Jodie is furious. “I know all about it. I know about the code,” she says, “I hear you on the phone with Clem. Pit bulls, dachshunds, retrievers…”
“There’s no code. How much have you had to drink?” I say.
“And don’t think I don’t know about last night. I know. Cantaloupe? Honeydew? Crenshaw? You’re both idiots. You think you slipped that German Shepherd’s pie by me. You didn’t.” She’s referring to Wednesday night at Ponderosa.
“You’re all mixed up,” I say. “I got prime rib and a potato. Remember? After dinner we watched TV in bed? I insisted on Telemundo?”
She shakes her head, tearing up, starts packing a bag. If she leaves tonight she’ll spend a month at her sister’s and then be back snooping around, reading my checkbook, spying on me down at the plant.
“Jodie,” I tell her, “stay. Please. Tomorrow after work we’ll go see that movie with all the Dalmatians.” She wallops me in the mouth and is halfway down the stairs.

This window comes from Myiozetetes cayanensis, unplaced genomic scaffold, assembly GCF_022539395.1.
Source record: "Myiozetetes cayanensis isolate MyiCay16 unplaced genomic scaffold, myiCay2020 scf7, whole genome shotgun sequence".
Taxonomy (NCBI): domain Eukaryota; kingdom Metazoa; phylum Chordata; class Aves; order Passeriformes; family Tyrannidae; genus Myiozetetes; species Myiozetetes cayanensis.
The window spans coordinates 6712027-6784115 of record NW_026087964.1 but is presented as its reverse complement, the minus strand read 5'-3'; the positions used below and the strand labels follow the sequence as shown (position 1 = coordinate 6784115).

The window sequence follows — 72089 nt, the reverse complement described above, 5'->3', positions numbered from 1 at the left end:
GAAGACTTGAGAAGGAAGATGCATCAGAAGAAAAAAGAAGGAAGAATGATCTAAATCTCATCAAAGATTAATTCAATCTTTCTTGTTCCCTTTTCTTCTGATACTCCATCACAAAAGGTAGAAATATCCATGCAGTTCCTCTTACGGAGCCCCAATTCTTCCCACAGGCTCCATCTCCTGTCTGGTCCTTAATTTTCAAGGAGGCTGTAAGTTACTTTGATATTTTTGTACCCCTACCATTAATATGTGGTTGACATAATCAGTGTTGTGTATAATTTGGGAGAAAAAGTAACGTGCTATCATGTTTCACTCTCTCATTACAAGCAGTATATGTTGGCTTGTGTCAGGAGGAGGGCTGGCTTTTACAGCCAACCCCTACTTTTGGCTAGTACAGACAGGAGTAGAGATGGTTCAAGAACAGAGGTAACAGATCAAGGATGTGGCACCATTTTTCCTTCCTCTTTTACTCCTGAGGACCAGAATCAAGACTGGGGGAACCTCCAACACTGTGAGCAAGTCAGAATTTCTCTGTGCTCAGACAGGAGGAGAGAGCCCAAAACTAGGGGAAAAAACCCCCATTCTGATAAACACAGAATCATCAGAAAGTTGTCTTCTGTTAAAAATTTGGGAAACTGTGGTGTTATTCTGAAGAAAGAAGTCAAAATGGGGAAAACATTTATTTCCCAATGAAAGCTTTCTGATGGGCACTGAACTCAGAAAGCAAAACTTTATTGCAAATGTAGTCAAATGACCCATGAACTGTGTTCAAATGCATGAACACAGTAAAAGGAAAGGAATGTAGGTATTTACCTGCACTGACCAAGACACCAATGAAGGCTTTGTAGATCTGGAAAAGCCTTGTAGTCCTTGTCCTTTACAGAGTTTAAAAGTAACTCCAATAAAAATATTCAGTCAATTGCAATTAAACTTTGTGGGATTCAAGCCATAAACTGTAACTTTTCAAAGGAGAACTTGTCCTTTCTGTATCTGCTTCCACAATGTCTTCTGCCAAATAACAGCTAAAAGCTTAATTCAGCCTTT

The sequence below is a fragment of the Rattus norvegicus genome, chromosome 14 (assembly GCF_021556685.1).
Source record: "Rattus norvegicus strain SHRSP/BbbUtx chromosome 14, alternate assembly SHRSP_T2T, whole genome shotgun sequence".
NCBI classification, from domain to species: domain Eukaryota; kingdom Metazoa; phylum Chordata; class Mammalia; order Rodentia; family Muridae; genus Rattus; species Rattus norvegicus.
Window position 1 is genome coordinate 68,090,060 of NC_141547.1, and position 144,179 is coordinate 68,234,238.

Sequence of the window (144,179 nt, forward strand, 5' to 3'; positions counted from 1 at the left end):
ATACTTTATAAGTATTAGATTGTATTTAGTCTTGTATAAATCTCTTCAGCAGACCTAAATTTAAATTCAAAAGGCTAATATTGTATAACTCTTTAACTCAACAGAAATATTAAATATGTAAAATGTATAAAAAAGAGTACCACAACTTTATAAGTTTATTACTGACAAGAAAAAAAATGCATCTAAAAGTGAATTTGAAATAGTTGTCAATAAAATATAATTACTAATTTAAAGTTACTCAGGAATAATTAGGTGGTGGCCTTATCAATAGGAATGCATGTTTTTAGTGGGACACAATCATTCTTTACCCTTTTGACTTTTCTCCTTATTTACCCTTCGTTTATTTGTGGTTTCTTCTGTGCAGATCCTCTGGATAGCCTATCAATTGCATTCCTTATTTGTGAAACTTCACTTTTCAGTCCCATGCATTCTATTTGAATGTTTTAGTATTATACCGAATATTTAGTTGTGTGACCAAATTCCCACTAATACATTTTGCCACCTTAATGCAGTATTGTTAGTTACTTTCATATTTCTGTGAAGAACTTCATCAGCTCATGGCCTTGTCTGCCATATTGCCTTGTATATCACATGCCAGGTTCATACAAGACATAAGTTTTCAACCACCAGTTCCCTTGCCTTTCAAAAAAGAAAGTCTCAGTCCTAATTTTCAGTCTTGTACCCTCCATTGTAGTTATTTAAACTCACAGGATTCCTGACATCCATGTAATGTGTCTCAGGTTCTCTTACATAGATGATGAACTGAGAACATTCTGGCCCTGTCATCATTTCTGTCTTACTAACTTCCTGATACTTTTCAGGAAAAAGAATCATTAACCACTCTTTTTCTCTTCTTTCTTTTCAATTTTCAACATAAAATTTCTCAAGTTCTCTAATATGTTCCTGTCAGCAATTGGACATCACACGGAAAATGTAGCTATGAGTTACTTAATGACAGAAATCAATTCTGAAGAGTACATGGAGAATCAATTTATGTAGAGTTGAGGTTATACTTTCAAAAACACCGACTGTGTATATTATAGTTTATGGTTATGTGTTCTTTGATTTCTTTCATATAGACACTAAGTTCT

“If you leave you know I’ll just make a watermelon sandwich!” I shout from the carpet where I’ve landed. “Maybe I’ll reread Jack London!”
This stops her.
“I know you and Clem watched the girls’ under-19 slow-pitch softball qualifiers in Chelby last night,” she says. I’d told her we’d be riding the Hightstown go-carts.
She stands in the doorway, tears rolling down her cheeks and says in a whisper, “I’m not going to Ruth’s. I’m going to toss Labradors down at the—” she can barely get the word out, “Casaba.” It was no bluff.
She’s broken Ginger Root.
By the time I get myself up off the ground, rubbing my jaw, she’s gone. Over the phone I talk to Nate, who works the front desk at the lanes, and then Fitzpatrick at Barcade. They’ll let me know if they see her.
The one time I let Jodie tag along to the Bowl-O-Drome she rolled a fifty two. Everyone had had to look away. Twelve frames. Fifty two. And she’s never played laser tag, never seen it played! What was she wearing when she left, flip-flops? She’ll be eaten alive.
Noah F. Grossman has published work in McSweeny’s and InDigest. He lives in Brooklyn,
where he sculpts and tweets. You can see more of his work here.
To comment on this story, visit Fiction365’s Facebook page.